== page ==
This Turkey Vulture was admitted mid-winter of 1988. In early fall, Turkey Vultures migrate from Colorado to the gulf coast and into South America. So when RMRP received a call in mid-winter about a Turkey Vulture on the ground in a pasture, we already knew he was in trouble. Diagnostics revealed that he had an old, healed fracture of the left wrist and severe arthritis, which is often associated with old fractures. This gives him a wing droop and makes it so that he cannot fly more than short distances. In addition to their yearly migration, Turkey Vultures may fly hundreds of miles per day to find dead things to eat.
Unlike the other raptors we care for, Turkey Vultures do not actually kill their own food. They use their keen sense of smell and great vision to scavenge carcasses. This bird came in with adult plumage, so we are not certain about his age- but we do know he is over 30 years old!
Turkey vultures are known to be intelligent, shy, and mischievous creatures. This bird, although having been with us since 1988, is no exception to this. As an educational ambassador, he teaches people that Turkey Vultures are not only beautiful up close, with their iridescent feathers and vivid red heads, but they are important garbage collectors of the world. At every event he attends, this bird fosters appreciation for the numerous, amazing adaptations vultures have evolved. He has grown a loyal following of fans throughout Northern Colorado.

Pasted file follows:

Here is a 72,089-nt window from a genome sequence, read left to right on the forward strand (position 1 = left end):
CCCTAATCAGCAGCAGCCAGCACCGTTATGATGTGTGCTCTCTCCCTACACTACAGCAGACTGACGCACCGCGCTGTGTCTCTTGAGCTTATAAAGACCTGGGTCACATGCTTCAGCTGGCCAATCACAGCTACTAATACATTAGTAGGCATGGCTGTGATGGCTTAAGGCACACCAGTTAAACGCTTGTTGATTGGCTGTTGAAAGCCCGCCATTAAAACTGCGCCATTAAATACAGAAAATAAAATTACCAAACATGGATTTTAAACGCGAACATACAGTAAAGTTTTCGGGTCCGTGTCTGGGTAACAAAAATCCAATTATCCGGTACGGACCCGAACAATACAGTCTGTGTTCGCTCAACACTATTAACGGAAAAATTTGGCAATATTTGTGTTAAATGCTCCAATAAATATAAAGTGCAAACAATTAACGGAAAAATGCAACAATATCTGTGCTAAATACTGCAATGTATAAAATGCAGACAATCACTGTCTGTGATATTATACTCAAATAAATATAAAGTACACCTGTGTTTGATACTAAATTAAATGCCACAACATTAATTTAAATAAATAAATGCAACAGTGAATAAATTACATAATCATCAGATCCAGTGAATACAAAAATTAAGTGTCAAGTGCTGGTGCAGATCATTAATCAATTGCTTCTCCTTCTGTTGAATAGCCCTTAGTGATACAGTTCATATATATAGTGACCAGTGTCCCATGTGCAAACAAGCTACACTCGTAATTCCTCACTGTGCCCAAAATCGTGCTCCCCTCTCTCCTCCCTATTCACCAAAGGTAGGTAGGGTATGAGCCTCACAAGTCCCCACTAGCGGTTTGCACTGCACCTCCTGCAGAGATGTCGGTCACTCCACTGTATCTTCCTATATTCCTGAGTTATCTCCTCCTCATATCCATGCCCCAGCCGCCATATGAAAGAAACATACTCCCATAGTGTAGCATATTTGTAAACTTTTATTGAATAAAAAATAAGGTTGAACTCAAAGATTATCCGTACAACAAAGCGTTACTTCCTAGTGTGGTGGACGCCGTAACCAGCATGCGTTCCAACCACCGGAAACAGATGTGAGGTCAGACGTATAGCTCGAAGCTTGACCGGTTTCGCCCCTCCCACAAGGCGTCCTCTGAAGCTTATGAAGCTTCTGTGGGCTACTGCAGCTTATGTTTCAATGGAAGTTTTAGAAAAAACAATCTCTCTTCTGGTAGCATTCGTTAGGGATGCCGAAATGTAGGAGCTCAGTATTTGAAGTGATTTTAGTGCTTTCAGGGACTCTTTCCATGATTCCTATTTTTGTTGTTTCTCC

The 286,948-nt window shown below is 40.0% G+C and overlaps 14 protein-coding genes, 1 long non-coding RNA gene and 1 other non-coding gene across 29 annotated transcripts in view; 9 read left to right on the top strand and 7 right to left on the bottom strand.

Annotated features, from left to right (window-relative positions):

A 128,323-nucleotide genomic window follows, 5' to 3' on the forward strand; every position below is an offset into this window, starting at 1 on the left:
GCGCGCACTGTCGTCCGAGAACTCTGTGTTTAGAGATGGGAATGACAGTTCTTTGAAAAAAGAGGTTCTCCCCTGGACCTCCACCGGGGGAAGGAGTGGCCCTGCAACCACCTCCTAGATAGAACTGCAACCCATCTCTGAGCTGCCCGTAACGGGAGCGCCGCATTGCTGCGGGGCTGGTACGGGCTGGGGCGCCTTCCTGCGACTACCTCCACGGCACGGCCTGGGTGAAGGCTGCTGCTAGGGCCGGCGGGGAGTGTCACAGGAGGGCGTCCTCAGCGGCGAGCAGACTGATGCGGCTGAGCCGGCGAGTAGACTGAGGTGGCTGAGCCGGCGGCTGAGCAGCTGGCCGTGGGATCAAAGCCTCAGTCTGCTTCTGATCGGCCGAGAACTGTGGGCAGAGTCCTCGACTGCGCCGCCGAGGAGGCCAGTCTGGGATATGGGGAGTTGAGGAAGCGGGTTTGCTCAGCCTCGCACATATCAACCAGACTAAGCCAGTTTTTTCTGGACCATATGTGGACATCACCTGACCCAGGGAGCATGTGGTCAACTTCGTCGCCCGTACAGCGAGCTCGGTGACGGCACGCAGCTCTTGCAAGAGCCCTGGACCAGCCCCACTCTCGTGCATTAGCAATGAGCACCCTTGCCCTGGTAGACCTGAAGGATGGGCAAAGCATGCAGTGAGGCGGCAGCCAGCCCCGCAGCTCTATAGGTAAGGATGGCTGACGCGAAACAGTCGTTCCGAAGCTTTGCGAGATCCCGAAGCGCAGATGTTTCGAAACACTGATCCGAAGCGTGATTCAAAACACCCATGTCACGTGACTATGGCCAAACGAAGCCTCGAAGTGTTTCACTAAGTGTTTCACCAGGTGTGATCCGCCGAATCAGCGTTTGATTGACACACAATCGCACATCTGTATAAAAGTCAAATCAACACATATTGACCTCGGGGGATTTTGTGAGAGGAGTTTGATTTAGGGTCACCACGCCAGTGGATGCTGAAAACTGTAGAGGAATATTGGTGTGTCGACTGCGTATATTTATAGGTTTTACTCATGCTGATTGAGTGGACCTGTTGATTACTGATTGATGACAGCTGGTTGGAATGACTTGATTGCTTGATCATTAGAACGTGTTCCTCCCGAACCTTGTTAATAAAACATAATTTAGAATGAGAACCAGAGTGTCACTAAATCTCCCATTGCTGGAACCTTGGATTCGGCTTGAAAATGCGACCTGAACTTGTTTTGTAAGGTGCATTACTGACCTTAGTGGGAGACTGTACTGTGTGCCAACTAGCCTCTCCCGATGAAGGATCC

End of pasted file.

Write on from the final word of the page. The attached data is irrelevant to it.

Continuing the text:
Turkey vultures are large, brownish-black birds that typically soar and glide with their wings in a V-shaped position. Especially on sunny days, the back and neck feathers have a purplish iridescence. The underside of the wing appears silvery with black coverts. Because of the red skin of the head and the dark body feathers, the turkey vulture was named for its resemblance to the turkey. Immature turkey vultures have similar plumage, but their head coloration is dusky black.